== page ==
Society of Fellows


SOF News October 2017

Pamela Keech, Orchard Street, 2017
Photo: Cassandra Pena
Closet recreation, Bella and Bluma Epstein c. 1959
Photo: Pamela Keech
Bedroom recreation, Bella and Bluma Epstein c. 1959
Photo: Pamela Keech
Kitchen recreation c. 1969, Saez/Velez family
Photo: Pamela Keech
Living room recreation, Saez/Velez family, c. 1969
Photo: Pamela Keech
Detail, living room recreation, Saez/Velez family
Photo: Pamela Keech
Recreated bedroom, Wong family daughters, c. 1975
Photo: Pamela Keech
Recreated Chinese garment factory, early 1980s
Photo: Pamela Keech
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Pamela Keech, distinguished senior curator at the Tenement Museum, has completed the furnishing of her seventh apartment recreation, Under One Roof.

Opening this fall, Under One Roof is the museums’s first interpretation of post–World War II homes. Set in adjoining apartments at 103 Orchard Street on Manhattan’s Lower East Side, it tells the stories of three families who came to America as refugees in the mid-twentieth century and made homes there. The families are: Holocaust survivors, ca. 1959, Puerto Rican migrants ca. 1969, and Chinese immigrants ca. 1976. All have descendants whose oral histories and interior photos were instrumental in designing and furnishing their rooms. Keech collected over six hundred objects for the exhibit, searching antique shops, flea markets, and the internet.

In addition to the family stories, Under One Roof includes a recreation of a Chinese garment factory ca. 1980s. Keech procured six mid-twentieth-century industrial sewing machines. They stand in two rows amidst a clutter of fabric bolts and scraps, spools of thread, paper patterns, bundles of garments to be assembled, completed garments, kid’s toys, and a rice cooker. Sound and video embedded in the installation tell the stories of Chinese women who worked in the factories, relied on their union, and winked at the misadventures of their children who played in the factories after school.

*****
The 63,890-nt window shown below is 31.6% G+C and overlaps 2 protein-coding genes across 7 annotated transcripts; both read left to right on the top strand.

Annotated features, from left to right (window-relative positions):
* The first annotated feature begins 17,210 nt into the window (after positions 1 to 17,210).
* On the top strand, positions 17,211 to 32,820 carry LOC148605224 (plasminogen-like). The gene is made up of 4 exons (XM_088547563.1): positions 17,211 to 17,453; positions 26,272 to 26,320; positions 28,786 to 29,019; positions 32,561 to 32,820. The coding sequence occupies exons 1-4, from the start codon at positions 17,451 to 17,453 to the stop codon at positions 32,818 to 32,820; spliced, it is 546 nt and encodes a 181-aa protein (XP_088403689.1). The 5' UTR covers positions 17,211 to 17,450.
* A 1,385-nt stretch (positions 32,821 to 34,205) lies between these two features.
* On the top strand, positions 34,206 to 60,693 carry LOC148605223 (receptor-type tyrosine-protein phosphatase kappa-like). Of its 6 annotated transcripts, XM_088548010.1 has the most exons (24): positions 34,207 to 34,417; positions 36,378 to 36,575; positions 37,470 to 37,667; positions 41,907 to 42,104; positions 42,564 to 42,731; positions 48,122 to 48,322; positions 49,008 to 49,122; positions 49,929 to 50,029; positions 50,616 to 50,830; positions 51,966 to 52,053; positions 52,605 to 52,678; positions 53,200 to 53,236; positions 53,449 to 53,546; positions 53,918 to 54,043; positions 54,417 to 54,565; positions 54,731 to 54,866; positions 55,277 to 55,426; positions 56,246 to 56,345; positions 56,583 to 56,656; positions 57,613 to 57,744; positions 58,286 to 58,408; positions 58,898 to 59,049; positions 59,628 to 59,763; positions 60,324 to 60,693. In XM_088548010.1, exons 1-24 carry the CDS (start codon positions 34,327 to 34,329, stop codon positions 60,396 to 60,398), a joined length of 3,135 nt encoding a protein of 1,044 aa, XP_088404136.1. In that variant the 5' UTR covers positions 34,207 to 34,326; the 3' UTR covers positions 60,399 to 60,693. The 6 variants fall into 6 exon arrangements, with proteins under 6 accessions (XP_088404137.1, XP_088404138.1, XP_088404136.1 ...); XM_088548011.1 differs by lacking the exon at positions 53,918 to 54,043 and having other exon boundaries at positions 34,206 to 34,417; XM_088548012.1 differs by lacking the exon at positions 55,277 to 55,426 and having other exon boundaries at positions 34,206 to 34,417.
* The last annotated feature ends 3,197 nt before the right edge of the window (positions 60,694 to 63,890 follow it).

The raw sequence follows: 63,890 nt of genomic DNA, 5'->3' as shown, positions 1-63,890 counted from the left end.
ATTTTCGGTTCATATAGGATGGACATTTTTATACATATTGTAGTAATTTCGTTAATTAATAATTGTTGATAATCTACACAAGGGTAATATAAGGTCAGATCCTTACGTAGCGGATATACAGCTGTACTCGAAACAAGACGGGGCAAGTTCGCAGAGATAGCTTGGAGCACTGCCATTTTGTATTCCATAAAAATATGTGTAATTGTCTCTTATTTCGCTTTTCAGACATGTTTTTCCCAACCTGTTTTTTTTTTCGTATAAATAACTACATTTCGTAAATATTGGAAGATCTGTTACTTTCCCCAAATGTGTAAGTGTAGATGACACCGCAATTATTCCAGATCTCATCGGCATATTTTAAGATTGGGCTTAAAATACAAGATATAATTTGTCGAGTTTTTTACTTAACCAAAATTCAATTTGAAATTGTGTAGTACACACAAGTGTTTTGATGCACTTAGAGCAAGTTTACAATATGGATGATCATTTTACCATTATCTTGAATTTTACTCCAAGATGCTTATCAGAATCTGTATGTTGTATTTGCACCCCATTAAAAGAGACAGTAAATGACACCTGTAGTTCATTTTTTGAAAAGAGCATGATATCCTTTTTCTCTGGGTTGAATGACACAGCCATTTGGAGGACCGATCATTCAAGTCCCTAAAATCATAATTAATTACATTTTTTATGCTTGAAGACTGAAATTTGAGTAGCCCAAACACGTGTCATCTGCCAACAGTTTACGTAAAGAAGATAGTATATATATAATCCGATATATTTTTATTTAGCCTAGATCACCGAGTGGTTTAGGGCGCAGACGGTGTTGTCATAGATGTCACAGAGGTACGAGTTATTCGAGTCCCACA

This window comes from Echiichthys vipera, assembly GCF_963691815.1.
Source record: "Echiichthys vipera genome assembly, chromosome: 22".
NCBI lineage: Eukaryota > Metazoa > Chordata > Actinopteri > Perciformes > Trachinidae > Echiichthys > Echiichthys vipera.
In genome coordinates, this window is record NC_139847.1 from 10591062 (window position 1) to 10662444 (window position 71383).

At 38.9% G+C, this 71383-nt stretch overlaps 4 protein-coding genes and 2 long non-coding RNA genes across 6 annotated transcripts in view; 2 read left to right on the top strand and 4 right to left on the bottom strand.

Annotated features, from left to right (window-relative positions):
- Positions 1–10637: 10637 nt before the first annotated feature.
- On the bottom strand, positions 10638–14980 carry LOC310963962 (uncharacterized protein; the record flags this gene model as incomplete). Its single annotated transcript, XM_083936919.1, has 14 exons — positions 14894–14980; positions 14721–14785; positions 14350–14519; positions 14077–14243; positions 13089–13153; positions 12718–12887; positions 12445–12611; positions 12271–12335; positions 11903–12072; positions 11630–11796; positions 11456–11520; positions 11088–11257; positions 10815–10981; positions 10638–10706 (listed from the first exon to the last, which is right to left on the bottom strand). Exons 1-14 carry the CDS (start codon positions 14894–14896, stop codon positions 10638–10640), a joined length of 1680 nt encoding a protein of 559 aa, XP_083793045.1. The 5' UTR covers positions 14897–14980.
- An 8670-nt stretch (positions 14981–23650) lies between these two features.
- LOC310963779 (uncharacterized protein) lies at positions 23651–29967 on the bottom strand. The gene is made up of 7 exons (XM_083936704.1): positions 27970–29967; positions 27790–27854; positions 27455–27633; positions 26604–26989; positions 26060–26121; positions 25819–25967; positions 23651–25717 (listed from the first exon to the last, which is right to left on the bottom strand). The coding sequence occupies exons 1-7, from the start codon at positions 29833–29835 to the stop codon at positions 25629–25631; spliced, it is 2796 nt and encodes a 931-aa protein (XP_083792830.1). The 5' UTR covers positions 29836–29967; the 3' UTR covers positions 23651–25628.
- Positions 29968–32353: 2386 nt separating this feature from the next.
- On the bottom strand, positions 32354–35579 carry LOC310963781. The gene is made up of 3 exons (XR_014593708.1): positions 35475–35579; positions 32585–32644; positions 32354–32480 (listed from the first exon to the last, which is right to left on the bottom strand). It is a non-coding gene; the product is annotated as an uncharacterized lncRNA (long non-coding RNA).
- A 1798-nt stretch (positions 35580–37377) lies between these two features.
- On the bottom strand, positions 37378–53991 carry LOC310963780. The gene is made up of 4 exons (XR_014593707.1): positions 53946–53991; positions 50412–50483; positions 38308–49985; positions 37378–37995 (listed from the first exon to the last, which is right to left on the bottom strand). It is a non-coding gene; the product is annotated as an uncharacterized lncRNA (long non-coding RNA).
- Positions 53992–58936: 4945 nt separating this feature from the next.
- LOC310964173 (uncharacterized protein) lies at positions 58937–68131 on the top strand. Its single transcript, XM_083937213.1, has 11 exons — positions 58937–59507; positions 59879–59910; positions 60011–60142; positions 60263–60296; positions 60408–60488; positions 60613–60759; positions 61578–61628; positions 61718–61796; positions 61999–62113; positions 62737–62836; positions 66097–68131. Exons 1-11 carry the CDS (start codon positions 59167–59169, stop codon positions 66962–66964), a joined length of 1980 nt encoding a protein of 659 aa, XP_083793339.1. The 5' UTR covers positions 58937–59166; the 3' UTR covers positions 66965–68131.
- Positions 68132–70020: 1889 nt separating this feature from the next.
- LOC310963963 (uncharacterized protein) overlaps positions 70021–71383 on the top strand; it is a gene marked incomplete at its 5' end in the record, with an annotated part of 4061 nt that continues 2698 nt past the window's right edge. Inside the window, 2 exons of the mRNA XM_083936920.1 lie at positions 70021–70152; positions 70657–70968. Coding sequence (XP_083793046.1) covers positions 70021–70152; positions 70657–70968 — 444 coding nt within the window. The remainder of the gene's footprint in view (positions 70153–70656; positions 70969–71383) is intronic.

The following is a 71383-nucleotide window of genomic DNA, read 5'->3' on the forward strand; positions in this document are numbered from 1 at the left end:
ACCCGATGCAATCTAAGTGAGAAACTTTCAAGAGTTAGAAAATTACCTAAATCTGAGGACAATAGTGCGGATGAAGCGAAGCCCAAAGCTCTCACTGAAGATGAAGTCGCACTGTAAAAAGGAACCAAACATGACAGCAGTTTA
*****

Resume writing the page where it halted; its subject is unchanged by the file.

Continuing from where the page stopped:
Keech started making installations in the late 1970s while in graduate school at Ohio State University. In 1980 she wrote a gothic/murder novella, Lust at Fox Gorge, as her thesis. Against her advisor’s advice she constructed the setting in the university gallery—five rooms and a garden with a working fountain. No one know what to call it, but it got her the Rome Prize.

During 1981–82, her fellowship year, she became a special fan of Rome’s Protestant Cemetery, St. Claire of Assisi, and the sculptor Edmonia Lewis. Her installation in the Fellows’ annual exhibition, Experiments in the Lost Art of Poisoning, was an eighteen-foot lace canopy surrounding the scene of small dinner party during which the guest was poisoned by the entrée. That summer, along with her fellow Fellows in the School of Fine Arts, she showed at Artisti Quattro Accademie Straniere in Roma at Galleria Nazionale d’Arte Moderna. Of Neglect and Infidelity was reviewed by John R. Clarke, RAAR 1995, in the October 1982 issue of Arts Magazine. Keech served on the Society of Fellows Council from 1994 to 2004 and was president of the SOF from 2000 to 2004.

Keech continued making large-scale period installations into the early 1990s when she became discouraged by the issues of cost, transport, and storage. While walking on the Lower East Side she discovered the Tenement Museum, which was just getting started at 97 Orchard Street. The museum presented an opportunity to install her work permanently. Keech has been the one and only furnishings curator at the museum since its opening in 1994. The earliest apartment is set in 1869, the latest (until now) in 1935.

The Museum is located at 103 Orchard Street in New York. It is open by guided tour only; advance reservations are recommended.